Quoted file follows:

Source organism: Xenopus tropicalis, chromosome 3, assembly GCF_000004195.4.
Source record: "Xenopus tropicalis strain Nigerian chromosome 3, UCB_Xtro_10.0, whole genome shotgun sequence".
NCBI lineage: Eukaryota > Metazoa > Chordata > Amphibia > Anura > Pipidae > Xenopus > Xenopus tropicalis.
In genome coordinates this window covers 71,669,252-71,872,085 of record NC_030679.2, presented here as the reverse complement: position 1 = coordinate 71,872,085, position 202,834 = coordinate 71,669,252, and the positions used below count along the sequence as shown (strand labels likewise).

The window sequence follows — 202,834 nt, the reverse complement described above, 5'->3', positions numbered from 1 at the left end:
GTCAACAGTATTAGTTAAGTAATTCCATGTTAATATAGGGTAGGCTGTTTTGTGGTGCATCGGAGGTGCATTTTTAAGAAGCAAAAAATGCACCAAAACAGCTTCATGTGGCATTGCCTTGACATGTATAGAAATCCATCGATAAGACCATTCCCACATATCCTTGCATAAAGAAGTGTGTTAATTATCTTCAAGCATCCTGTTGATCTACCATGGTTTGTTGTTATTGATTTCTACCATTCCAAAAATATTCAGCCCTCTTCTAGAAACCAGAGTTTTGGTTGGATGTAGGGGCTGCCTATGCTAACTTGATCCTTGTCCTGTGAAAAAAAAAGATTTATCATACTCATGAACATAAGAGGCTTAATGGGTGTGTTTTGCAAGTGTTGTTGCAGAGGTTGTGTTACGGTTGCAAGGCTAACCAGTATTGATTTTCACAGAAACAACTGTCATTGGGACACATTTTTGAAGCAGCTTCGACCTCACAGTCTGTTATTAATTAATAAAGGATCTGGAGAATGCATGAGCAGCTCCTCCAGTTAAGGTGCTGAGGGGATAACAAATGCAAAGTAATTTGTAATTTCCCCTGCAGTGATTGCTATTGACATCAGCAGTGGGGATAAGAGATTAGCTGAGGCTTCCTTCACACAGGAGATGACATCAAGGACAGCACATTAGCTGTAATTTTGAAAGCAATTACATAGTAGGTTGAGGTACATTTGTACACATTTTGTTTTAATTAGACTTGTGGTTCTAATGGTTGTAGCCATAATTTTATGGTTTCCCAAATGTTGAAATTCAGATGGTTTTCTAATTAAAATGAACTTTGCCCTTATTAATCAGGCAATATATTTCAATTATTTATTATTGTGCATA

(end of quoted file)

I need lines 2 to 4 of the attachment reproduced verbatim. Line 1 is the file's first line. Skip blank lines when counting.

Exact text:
Source record: "Xenopus tropicalis strain Nigerian chromosome 3, UCB_Xtro_10.0, whole genome shotgun sequence".
NCBI lineage: Eukaryota > Metazoa > Chordata > Amphibia > Anura > Pipidae > Xenopus > Xenopus tropicalis.
In genome coordinates this window covers 71,669,252-71,872,085 of record NC_030679.2, presented here as the reverse complement: position 1 = coordinate 71,872,085, position 202,834 = coordinate 71,669,252, and the positions used below count along the sequence as shown (strand labels likewise).